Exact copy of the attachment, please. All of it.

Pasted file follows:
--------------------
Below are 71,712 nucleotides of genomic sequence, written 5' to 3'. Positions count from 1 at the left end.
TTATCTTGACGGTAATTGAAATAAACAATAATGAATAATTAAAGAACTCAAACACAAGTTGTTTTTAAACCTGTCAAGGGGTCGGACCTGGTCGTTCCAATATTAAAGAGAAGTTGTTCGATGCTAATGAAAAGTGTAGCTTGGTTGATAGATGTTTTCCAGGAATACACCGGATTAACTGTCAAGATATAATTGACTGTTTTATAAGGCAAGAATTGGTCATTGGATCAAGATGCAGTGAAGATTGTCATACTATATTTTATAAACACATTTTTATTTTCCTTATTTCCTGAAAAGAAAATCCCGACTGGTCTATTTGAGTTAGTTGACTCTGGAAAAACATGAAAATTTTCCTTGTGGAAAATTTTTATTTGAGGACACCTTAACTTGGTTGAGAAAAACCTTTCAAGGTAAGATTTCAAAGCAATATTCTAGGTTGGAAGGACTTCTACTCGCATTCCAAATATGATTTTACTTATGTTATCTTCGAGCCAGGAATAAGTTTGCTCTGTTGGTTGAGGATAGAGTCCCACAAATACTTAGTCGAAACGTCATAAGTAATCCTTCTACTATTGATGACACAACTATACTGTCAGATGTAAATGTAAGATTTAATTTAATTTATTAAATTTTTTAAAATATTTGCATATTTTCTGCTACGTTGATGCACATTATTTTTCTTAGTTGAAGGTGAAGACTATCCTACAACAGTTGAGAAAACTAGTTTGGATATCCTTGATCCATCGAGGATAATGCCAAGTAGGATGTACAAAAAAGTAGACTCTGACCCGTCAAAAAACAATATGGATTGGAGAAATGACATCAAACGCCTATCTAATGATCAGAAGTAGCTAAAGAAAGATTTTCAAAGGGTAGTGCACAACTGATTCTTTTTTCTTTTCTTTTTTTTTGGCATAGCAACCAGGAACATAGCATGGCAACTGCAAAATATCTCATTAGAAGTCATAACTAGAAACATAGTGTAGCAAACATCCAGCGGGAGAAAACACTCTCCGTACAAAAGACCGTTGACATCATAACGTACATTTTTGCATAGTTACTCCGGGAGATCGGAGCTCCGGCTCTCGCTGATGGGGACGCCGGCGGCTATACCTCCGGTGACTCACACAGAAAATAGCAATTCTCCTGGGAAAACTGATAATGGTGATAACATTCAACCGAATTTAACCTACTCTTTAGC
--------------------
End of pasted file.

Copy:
Below are 71,712 nucleotides of genomic sequence, written 5' to 3'. Positions count from 1 at the left end.
TTATCTTGACGGTAATTGAAATAAACAATAATGAATAATTAAAGAACTCAAACACAAGTTGTTTTTAAACCTGTCAAGGGGTCGGACCTGGTCGTTCCAATATTAAAGAGAAGTTGTTCGATGCTAATGAAAAGTGTAGCTTGGTTGATAGATGTTTTCCAGGAATACACCGGATTAACTGTCAAGATATAATTGACTGTTTTATAAGGCAAGAATTGGTCATTGGATCAAGATGCAGTGAAGATTGTCATACTATATTTTATAAACACATTTTTATTTTCCTTATTTCCTGAAAAGAAAATCCCGACTGGTCTATTTGAGTTAGTTGACTCTGGAAAAACATGAAAATTTTCCTTGTGGAAAATTTTTATTTGAGGACACCTTAACTTGGTTGAGAAAAACCTTTCAAGGTAAGATTTCAAAGCAATATTCTAGGTTGGAAGGACTTCTACTCGCATTCCAAATATGATTTTACTTATGTTATCTTCGAGCCAGGAATAAGTTTGCTCTGTTGGTTGAGGATAGAGTCCCACAAATACTTAGTCGAAACGTCATAAGTAATCCTTCTACTATTGATGACACAACTATACTGTCAGATGTAAATGTAAGATTTAATTTAATTTATTAAATTTTTTAAAATATTTGCATATTTTCTGCTACGTTGATGCACATTATTTTTCTTAGTTGAAGGTGAAGACTATCCTACAACAGTTGAGAAAACTAGTTTGGATATCCTTGATCCATCGAGGATAATGCCAAGTAGGATGTACAAAAAAGTAGACTCTGACCCGTCAAAAAACAATATGGATTGGAGAAATGACATCAAACGCCTATCTAATGATCAGAAGTAGCTAAAGAAAGATTTTCAAAGGGTAGTGCACAACTGATTCTTTTTTCTTTTCTTTTTTTTTGGCATAGCAACCAGGAACATAGCATGGCAACTGCAAAATATCTCATTAGAAGTCATAACTAGAAACATAGTGTAGCAAACATCCAGCGGGAGAAAACACTCTCCGTACAAAAGACCGTTGACATCATAACGTACATTTTTGCATAGTTACTCCGGGAGATCGGAGCTCCGGCTCTCGCTGATGGGGACGCCGGCGGCTATACCTCCGGTGACTCACACAGAAAATAGCAATTCTCCTGGGAAAACTGATAATGGTGATAACATTCAACCGAATTTAACCTACTCTTTAGC